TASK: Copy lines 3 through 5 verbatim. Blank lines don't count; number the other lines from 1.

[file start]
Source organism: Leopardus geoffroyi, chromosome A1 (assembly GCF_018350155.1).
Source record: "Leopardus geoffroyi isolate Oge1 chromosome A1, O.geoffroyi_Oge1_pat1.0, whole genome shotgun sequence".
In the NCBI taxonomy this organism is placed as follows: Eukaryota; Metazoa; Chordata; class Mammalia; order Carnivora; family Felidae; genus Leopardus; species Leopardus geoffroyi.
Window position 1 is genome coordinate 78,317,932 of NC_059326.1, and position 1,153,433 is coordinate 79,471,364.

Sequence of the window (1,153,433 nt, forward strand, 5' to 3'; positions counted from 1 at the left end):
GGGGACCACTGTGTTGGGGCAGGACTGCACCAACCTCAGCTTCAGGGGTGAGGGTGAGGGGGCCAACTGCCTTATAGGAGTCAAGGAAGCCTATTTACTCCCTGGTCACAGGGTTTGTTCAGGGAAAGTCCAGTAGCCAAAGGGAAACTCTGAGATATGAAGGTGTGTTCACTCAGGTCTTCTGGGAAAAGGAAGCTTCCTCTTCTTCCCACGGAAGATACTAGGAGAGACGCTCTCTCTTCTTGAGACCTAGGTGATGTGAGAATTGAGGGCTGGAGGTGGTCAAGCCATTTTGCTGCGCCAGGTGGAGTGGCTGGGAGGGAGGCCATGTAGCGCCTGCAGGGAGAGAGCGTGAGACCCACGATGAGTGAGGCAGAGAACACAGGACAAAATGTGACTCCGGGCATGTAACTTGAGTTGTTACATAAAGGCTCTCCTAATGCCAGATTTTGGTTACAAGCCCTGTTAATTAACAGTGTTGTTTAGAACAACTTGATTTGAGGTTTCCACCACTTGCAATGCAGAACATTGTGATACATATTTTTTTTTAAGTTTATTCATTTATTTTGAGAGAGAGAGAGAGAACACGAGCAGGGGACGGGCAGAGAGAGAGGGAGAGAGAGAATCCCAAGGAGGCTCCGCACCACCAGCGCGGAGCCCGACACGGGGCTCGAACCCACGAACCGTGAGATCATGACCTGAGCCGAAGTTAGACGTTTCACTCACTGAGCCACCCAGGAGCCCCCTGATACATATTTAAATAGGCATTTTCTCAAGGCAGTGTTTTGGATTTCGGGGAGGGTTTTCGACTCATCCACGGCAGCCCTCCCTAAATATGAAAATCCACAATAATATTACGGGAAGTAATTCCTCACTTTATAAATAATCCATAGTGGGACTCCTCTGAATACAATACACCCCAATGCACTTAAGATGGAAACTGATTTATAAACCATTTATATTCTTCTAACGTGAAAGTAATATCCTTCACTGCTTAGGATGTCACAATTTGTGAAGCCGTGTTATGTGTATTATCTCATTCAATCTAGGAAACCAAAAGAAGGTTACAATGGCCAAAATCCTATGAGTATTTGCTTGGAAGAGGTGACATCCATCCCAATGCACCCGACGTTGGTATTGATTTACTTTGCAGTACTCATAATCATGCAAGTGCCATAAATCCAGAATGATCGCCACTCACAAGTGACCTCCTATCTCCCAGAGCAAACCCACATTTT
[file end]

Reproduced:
In the NCBI taxonomy this organism is placed as follows: Eukaryota; Metazoa; Chordata; class Mammalia; order Carnivora; family Felidae; genus Leopardus; species Leopardus geoffroyi.
Window position 1 is genome coordinate 78,317,932 of NC_059326.1, and position 1,153,433 is coordinate 79,471,364.

Sequence of the window (1,153,433 nt, forward strand, 5' to 3'; positions counted from 1 at the left end):